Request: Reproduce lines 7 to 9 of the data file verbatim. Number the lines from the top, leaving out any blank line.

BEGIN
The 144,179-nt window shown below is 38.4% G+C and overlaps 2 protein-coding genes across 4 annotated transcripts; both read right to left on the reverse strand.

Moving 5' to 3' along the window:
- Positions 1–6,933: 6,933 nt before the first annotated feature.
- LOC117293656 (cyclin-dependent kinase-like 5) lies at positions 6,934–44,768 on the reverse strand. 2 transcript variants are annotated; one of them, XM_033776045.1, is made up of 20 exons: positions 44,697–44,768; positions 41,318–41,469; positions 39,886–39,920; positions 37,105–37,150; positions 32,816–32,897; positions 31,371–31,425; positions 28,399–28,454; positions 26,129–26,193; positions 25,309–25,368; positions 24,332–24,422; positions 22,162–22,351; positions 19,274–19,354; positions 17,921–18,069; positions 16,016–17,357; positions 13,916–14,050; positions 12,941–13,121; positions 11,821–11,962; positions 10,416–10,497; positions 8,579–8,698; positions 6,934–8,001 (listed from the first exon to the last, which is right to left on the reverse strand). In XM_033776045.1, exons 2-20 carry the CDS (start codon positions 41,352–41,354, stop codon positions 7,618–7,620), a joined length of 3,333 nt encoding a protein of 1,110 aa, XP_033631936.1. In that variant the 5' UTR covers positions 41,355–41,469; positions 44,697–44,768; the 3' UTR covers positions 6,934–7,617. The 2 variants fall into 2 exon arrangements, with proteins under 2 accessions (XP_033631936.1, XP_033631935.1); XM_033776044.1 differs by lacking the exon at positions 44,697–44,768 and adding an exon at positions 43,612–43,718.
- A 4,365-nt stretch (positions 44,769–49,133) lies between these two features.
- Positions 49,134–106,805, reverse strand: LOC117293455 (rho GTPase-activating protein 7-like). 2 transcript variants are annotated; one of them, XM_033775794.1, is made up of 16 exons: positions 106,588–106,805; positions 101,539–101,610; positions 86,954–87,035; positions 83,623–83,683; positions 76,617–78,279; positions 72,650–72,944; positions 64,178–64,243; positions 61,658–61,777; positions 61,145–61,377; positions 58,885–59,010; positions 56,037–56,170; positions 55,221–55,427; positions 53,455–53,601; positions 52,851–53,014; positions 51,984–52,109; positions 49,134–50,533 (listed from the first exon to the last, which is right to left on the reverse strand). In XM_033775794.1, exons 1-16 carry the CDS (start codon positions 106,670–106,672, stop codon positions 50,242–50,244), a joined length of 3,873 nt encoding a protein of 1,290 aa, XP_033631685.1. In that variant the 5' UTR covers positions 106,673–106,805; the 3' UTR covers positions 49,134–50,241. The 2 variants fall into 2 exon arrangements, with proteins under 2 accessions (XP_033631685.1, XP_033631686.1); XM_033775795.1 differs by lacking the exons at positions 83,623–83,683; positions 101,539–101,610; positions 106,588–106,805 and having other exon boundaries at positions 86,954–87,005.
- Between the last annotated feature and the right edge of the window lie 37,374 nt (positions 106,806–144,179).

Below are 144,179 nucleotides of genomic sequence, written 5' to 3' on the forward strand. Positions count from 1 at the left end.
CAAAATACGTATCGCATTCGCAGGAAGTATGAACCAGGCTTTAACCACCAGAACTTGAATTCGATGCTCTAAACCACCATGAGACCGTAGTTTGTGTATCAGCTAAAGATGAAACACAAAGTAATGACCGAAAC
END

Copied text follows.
- Between the last annotated feature and the right edge of the window lie 37,374 nt (positions 106,806–144,179).

Below are 144,179 nucleotides of genomic sequence, written 5' to 3' on the forward strand. Positions count from 1 at the left end.
CAAAATACGTATCGCATTCGCAGGAAGTATGAACCAGGCTTTAACCACCAGAACTTGAATTCGATGCTCTAAACCACCATGAGACCGTAGTTTGTGTATCAGCTAAAGATGAAACACAAAGTAATGACCGAAAC